By Ben Hirschler

LONDON (Reuters) - GlaxoSmithKline plans 275 million pounds ($361 million) of new investments at three drug manufacturing sites in Britain, signaling its confidence in the country despite last month's vote to leave the European Union.

The decision came as Britain's biggest drugmaker reported better-than-expected quarterly earnings on Wednesday, buoyed by new drug sales and currency gains from a falling pound, which it said could pump up full-year results by 19 percent.

GSK, which had argued against Brexit before the referendum, said the UK remained an attractive place for making medicines, thanks to a skilled workforce and relatively low tax rates.

The country's so-called patent box boosts profits from patented innovations by halving the rate of corporation tax. This tax relief, which favors pharmaceutical companies, has come under fire in recent days from the opposition Labour Party.

GSK is investing in sites at Barnard Castle, in the north of England, Montrose, in Scotland, and Ware, north of London, to increase production of next-generation respiratory drugs and biotech medicines.

The vast majority of these products will be exported.

"It is testament to our skilled UK workforce and the country’s leading position in life sciences that we are making these investments in advanced manufacturing here," said Chief Executive Andrew Witty.

Business minister Greg Clark said GSK's move was a clear vote of confidence in Britain and demonstrated that "there really is no place better in Europe to grow a business".

Witty, who is retiring next year, said Brexit could disrupt Europe's unified system for drug regulation and potentially hamper access to top scientific talent, but this was not enough to offset Britain's fundamental competitiveness.

HELPED BY STERLING FALL

Britain accounts for nearly half of GSK's worldwide research and development and around a third of its manufacturing.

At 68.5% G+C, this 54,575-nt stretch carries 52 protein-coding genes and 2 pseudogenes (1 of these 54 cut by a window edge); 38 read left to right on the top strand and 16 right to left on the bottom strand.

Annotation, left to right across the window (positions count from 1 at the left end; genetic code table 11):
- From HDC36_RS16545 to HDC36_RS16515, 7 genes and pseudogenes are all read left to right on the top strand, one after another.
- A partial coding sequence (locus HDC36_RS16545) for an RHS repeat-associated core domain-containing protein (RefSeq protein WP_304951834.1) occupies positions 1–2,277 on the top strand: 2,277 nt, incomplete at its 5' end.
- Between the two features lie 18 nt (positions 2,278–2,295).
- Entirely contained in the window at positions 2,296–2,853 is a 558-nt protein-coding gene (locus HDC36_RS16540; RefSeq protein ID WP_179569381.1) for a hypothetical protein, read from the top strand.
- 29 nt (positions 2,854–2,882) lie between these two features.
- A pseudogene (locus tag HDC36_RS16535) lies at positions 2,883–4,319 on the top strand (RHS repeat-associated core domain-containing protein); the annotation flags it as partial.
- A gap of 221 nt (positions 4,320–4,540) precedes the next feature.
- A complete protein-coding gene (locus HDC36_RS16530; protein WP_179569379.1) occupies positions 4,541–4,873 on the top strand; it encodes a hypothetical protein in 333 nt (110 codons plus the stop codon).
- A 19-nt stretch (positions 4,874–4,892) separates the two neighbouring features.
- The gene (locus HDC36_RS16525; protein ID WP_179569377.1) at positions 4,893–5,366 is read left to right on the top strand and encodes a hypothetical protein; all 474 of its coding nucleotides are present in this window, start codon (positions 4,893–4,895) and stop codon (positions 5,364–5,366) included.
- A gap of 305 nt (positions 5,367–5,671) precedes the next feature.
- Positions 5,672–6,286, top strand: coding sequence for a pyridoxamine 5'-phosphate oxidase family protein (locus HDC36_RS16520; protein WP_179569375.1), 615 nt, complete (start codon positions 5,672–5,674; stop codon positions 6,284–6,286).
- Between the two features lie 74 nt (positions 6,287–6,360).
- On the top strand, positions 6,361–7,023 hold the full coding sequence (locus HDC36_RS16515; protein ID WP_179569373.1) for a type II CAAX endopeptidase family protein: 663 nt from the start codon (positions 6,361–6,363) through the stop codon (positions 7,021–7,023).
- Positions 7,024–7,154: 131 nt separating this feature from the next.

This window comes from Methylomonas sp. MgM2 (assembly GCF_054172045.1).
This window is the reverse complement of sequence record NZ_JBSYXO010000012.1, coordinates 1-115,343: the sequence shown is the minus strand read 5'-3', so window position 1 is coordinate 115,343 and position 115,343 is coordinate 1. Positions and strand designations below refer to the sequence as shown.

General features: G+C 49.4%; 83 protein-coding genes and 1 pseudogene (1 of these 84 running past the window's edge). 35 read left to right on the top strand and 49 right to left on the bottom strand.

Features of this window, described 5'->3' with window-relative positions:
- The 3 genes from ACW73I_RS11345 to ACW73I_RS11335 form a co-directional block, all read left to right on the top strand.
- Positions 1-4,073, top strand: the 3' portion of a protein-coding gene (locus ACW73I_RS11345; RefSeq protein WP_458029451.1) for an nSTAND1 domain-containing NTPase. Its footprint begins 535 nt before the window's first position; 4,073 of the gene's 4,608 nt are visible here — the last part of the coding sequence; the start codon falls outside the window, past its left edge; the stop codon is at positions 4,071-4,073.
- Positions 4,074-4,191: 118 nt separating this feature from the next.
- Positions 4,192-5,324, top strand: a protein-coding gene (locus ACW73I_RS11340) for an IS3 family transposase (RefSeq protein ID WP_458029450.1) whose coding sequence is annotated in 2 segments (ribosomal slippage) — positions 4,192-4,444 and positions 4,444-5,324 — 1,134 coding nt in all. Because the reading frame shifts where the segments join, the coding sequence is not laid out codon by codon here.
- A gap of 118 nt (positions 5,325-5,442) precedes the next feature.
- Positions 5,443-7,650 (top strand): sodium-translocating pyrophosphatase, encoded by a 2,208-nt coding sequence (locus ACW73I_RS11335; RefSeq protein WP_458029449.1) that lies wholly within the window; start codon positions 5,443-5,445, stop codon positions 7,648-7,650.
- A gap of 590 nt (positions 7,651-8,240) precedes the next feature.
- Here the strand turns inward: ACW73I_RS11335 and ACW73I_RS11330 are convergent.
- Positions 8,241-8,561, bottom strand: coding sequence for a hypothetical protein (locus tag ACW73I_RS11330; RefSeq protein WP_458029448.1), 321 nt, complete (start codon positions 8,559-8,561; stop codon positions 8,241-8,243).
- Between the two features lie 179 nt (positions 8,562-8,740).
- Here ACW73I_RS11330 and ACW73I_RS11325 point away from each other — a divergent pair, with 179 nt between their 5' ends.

Uncertainty surrounding the vote to leave the EU in last month's referendum has raised fears over corporate investment in Britain, which some economists fear could exacerbate difficult times ahead as the government negotiates future trade relations.

GSK's substantial investment therefore gives some reassurance and follows signs that foreign buyers, lured by a plunge in the pound, are looking to snap up bargains in Britain, led by Japanese group SoftBank's $32 billion swoop for chip designer ARM Holdings.

The board of French utility EDF, meanwhile, will meet on July 28 to consider a final investment decision on its $24 billion Hinkley Point C nuclear project in Britain.

The pharmaceuticals industry is a notable success story for Britain, directly employing more than 70,000 people and accounting for 25 percent of all business research and development spending.

RECOVERY PHASE

Witty has been under pressure since 2013 as profits have flagged and some investors have questioned his strategy, but he said he was "very positive" about handing over the company in a strong recovery phase when he retires next March.

GSK edged up its forecast for full-year core earnings per share (EPS) growth at constant currencies to 11 to 12 percent from 10 to 12 percent seen previously, after second-quarter core EPS of 24.5 pence soundly beat analyst forecasts of 21.0p.

Berenberg Bank analysts said the results were strong and the currency effect larger than expected, helping lift GSK shares by around 2 percent.

The currency tailwind, however, complicates accounting for GSK's majority-owned consumer health and HIV businesses, resulting in a 1.8 billion pounds charge. This reflects the fact that these operations are now worth more in sterling terms and GSK is therefore liable to pay its partners more if they decide to sell out.

GSK said its new manufacturing investments would create some new jobs but it did not give a number.

At Barnard Castle, it will spend 92 million pounds on a sterile facility to make biotech drugs, while Montrose will get 110 million for a new unit making lung drug ingredients, and 74 million at Ware will expand production of its Ellipta inhaler.

(Editing by David Holmes and Alexander Smith)